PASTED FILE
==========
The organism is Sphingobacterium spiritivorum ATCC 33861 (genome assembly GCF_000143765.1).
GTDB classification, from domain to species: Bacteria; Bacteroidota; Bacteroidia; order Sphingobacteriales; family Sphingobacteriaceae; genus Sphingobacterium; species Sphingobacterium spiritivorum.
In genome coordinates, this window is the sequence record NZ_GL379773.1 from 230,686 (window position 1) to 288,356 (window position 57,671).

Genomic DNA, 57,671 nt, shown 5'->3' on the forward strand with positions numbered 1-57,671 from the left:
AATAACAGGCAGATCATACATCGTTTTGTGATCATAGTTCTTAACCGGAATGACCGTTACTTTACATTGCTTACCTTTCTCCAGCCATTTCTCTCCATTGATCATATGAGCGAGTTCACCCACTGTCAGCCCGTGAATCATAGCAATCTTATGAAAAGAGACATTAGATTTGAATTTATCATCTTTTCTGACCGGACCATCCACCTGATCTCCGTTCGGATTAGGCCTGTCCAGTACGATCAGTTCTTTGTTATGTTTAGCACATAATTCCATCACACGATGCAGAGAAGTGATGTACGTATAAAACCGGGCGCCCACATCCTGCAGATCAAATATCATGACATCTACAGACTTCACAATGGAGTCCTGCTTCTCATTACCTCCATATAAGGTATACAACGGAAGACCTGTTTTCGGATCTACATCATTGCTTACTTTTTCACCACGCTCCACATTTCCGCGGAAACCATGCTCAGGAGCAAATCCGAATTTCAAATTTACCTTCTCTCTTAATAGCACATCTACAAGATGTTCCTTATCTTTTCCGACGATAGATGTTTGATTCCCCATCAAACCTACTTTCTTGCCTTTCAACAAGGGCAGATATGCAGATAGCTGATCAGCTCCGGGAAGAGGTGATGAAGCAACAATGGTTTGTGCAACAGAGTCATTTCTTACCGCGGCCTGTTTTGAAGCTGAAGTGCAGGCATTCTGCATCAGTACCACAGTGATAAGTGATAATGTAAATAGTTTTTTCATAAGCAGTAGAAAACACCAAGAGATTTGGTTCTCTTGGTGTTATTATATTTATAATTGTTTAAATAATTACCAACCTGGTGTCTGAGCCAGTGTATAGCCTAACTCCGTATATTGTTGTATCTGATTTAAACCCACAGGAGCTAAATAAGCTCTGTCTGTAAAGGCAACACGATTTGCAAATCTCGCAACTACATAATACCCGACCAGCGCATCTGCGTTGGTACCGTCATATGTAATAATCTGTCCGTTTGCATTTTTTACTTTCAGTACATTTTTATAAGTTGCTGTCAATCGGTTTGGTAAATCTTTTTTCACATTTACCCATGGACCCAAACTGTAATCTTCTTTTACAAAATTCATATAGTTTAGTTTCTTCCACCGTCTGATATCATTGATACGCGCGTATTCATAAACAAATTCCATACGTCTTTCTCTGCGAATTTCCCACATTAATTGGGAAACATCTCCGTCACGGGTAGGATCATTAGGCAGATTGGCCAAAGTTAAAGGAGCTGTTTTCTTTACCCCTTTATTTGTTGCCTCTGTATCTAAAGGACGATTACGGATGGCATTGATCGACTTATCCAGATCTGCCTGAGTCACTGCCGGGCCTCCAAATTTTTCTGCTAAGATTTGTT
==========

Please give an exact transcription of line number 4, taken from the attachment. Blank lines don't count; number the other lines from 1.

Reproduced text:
Genomic DNA, 57,671 nt, shown 5'->3' on the forward strand with positions numbered 1-57,671 from the left: